Thanks Buddy,Fuzz wrote: ↑Sat Nov 18, 2017 2:58 pmFirst and most important is take care of Dad and we will hope for the best.
About your primer.........I know I give you a lot of grief over sanding. it is fun , but I do wonder if you might get the primer too smooth. I am no painter but it is my understanding you need some tooth for the paint to stick. Be a crying shame for you to have the type of paint problem some other really nice builds have had.
I'm pretty sure a 320 is good to go.
Thank You too.Fair WX Pilot wrote: ↑Sat Nov 18, 2017 3:57 pmBest wishes to you and your Father. It is good that you will all be together for thanksgiving, a great time for all the family to be under one roof.
The primer looks great. I have lost count of how many coats you finally ended up with but well worth it to achieve that finish.
I started with two coats of High build. I had to sand a bunch due to orange peel.
Then I tried a thinned high build coat, same as first two layers.
After that I ordered a surface primer, Rolled the transom. It was thick, sticky and smelled like the south end of a north bound mule.
It was much harder to sand. Discovered the can was past shelf life.
Called the company and they sent fresh product. After reading the data sheet I bought a full face respirator.
Mixed a small batch. It still had a very strong chemical odor but not like the nasty out of date stuff.
I rolled it over the bare spots only. It was still sticky when rolling. Sanding about the same. Decided after that I was finished with priming.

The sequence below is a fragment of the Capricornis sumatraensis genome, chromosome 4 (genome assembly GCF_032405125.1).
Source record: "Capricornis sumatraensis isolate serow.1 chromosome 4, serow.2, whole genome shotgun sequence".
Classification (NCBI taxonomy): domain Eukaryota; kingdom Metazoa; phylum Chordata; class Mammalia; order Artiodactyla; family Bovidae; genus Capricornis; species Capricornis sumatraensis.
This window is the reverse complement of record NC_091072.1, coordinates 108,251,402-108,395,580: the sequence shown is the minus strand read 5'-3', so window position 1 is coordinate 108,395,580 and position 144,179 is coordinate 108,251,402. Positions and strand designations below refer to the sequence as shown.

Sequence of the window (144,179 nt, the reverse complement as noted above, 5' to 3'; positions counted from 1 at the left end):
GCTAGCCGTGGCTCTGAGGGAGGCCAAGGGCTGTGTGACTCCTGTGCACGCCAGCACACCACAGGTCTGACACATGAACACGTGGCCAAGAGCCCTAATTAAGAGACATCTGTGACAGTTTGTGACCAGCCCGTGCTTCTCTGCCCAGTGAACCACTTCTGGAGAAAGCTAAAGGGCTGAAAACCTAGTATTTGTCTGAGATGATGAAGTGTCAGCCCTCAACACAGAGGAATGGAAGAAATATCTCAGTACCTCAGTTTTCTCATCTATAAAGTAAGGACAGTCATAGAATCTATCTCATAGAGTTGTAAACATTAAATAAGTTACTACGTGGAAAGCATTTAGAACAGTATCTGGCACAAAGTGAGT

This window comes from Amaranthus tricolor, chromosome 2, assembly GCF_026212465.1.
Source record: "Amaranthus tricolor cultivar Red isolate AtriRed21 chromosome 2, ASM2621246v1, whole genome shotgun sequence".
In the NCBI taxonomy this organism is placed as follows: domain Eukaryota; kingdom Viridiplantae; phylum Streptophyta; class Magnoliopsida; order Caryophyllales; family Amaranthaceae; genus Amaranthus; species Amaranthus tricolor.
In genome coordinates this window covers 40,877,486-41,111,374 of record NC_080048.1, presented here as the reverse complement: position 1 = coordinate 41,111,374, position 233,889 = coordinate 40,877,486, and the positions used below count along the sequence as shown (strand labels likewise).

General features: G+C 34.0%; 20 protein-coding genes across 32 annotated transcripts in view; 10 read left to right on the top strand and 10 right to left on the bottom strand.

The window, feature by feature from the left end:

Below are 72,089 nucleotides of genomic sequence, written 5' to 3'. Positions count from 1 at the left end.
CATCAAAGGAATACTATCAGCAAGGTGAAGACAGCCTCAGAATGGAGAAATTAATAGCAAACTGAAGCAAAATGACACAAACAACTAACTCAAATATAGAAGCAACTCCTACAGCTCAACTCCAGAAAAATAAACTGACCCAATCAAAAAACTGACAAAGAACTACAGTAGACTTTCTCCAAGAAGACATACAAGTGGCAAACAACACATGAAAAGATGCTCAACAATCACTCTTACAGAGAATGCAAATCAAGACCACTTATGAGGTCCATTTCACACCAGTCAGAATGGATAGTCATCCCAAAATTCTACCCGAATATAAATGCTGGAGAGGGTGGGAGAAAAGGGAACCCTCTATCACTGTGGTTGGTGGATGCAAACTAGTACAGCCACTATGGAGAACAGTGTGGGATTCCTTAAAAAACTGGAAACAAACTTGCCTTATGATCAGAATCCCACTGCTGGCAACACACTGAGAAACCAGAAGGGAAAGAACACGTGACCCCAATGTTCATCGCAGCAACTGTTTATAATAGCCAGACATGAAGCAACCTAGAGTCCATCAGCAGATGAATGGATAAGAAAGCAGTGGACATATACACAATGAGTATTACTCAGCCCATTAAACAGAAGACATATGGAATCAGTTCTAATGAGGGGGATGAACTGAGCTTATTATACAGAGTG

After the advice from many builders here I decided to make ply rub rails and glue those in place. That lead me to more sanding and priming.
This time the primer (high build) was rolling without orange peel. I can only guess the cooler temp and or lower humidity made a difference. I used the extra from the batch to cover the almost bare places I was not happy with. The next day I decided since things were going well I would re-prime the whole boat except the transom which is covered well. I also decided to roll three layers and test sand it over a couple of known high/ bare spots. That brings me to where I am.
So to tell the truth I'm not sure how many coats it is. Six minimum with seven over the worst spots.
What I can tell you is my shoulders and hands are aching tonight and I won't be sanding tomorrow.
If I were to start over I would have rolled four layers, even with orange peel, before I started sanding primer.
I started sanding after two because a professional builder in Portugal told me I needed to sand after every coat. Maybe that works for him and he has pictures of some very beautiful yachts, but it didn't work well for me.
Sorry for streching you ear so much but I wanted to give you an accurate answer.